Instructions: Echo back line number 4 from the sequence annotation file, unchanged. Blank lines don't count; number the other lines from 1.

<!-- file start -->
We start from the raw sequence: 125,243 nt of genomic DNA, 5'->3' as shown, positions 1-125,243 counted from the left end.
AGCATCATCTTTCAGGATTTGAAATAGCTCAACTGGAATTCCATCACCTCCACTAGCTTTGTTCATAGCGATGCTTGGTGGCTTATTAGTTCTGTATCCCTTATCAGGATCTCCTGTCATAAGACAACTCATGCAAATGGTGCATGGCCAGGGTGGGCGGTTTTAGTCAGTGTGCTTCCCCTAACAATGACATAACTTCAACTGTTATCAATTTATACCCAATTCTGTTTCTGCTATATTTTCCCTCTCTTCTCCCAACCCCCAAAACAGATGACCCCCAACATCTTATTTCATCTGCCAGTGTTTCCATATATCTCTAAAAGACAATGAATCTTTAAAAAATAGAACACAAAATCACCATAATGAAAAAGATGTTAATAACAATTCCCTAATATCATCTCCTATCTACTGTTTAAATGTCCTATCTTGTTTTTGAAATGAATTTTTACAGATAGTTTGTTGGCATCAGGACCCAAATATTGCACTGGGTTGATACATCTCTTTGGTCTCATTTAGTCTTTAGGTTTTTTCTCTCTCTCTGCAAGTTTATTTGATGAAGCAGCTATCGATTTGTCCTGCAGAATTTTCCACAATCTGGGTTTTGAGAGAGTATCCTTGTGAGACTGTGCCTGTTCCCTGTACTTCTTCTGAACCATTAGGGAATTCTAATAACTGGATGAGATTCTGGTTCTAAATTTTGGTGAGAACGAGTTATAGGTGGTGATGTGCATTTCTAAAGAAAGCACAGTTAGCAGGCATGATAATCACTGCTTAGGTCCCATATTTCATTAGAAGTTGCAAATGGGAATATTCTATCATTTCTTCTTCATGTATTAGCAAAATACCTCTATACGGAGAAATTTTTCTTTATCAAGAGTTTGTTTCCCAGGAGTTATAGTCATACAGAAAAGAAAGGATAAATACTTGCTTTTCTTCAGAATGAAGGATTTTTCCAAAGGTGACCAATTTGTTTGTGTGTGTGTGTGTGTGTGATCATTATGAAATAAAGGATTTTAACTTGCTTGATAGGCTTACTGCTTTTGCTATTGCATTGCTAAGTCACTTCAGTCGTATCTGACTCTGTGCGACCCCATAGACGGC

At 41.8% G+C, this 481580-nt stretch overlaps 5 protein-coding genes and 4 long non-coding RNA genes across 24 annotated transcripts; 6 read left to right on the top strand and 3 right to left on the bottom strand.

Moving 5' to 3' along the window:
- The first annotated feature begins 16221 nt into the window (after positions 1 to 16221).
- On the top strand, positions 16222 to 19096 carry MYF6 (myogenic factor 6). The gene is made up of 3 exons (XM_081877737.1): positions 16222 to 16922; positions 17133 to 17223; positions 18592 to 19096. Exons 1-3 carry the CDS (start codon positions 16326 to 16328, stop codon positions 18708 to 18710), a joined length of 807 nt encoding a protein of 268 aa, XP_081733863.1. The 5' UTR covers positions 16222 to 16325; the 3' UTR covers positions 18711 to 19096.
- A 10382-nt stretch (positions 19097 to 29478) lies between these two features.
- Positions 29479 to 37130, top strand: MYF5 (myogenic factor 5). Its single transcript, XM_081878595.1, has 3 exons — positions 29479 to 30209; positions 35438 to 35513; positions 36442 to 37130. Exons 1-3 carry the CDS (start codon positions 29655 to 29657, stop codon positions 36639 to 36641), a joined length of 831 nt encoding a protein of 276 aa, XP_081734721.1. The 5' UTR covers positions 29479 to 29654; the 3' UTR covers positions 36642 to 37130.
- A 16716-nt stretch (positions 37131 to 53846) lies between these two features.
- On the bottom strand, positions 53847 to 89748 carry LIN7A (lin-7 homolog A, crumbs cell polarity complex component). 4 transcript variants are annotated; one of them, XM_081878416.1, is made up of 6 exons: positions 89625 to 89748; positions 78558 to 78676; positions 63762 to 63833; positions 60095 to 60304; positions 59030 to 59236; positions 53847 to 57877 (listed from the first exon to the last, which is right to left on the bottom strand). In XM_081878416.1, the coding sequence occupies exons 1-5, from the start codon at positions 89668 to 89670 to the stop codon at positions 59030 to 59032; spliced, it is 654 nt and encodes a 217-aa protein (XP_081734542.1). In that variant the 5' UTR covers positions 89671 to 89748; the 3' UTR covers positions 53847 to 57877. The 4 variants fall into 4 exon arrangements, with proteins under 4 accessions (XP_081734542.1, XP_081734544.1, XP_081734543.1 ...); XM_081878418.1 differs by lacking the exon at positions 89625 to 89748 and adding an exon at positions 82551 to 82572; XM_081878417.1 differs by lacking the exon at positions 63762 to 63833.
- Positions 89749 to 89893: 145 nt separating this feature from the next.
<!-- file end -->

Moving 5' to 3' along the window: